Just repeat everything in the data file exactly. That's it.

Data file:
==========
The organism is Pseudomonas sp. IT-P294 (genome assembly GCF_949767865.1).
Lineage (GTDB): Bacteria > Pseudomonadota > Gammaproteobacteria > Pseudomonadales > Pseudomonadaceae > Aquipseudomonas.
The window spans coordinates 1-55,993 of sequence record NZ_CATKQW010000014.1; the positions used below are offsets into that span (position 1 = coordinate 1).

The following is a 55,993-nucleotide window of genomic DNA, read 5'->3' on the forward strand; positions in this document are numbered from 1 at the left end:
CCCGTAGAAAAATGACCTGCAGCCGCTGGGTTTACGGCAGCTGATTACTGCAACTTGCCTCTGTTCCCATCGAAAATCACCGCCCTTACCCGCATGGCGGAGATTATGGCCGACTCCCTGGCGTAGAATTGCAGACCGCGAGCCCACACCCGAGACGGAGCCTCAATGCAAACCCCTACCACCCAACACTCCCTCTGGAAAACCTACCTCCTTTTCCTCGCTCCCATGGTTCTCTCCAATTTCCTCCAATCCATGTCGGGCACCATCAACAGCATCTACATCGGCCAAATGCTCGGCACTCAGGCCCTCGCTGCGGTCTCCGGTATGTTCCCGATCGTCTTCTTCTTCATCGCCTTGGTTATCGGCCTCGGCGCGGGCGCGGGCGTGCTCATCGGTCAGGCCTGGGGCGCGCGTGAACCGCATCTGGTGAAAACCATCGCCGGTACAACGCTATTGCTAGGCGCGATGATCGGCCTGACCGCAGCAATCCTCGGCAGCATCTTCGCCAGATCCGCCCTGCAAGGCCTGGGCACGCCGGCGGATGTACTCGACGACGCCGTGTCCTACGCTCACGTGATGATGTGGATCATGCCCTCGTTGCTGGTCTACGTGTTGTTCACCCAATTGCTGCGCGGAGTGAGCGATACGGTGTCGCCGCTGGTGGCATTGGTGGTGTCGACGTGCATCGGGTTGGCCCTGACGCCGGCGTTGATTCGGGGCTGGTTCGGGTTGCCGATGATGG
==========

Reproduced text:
The organism is Pseudomonas sp. IT-P294 (genome assembly GCF_949767865.1).
Lineage (GTDB): Bacteria > Pseudomonadota > Gammaproteobacteria > Pseudomonadales > Pseudomonadaceae > Aquipseudomonas.
The window spans coordinates 1-55,993 of sequence record NZ_CATKQW010000014.1; the positions used below are offsets into that span (position 1 = coordinate 1).

The following is a 55,993-nucleotide window of genomic DNA, read 5'->3' on the forward strand; positions in this document are numbered from 1 at the left end:
CCCGTAGAAAAATGACCTGCAGCCGCTGGGTTTACGGCAGCTGATTACTGCAACTTGCCTCTGTTCCCATCGAAAATCACCGCCCTTACCCGCATGGCGGAGATTATGGCCGACTCCCTGGCGTAGAATTGCAGACCGCGAGCCCACACCCGAGACGGAGCCTCAATGCAAACCCCTACCACCCAACACTCCCTCTGGAAAACCTACCTCCTTTTCCTCGCTCCCATGGTTCTCTCCAATTTCCTCCAATCCATGTCGGGCACCATCAACAGCATCTACATCGGCCAAATGCTCGGCACTCAGGCCCTCGCTGCGGTCTCCGGTATGTTCCCGATCGTCTTCTTCTTCATCGCCTTGGTTATCGGCCTCGGCGCGGGCGCGGGCGTGCTCATCGGTCAGGCCTGGGGCGCGCGTGAACCGCATCTGGTGAAAACCATCGCCGGTACAACGCTATTGCTAGGCGCGATGATCGGCCTGACCGCAGCAATCCTCGGCAGCATCTTCGCCAGATCCGCCCTGCAAGGCCTGGGCACGCCGGCGGATGTACTCGACGACGCCGTGTCCTACGCTCACGTGATGATGTGGATCATGCCCTCGTTGCTGGTCTACGTGTTGTTCACCCAATTGCTGCGCGGAGTGAGCGATACGGTGTCGCCGCTGGTGGCATTGGTGGTGTCGACGTGCATCGGGTTGGCCCTGACGCCGGCGTTGATTCGGGGCTGGTTCGGGTTGCCGATGATGG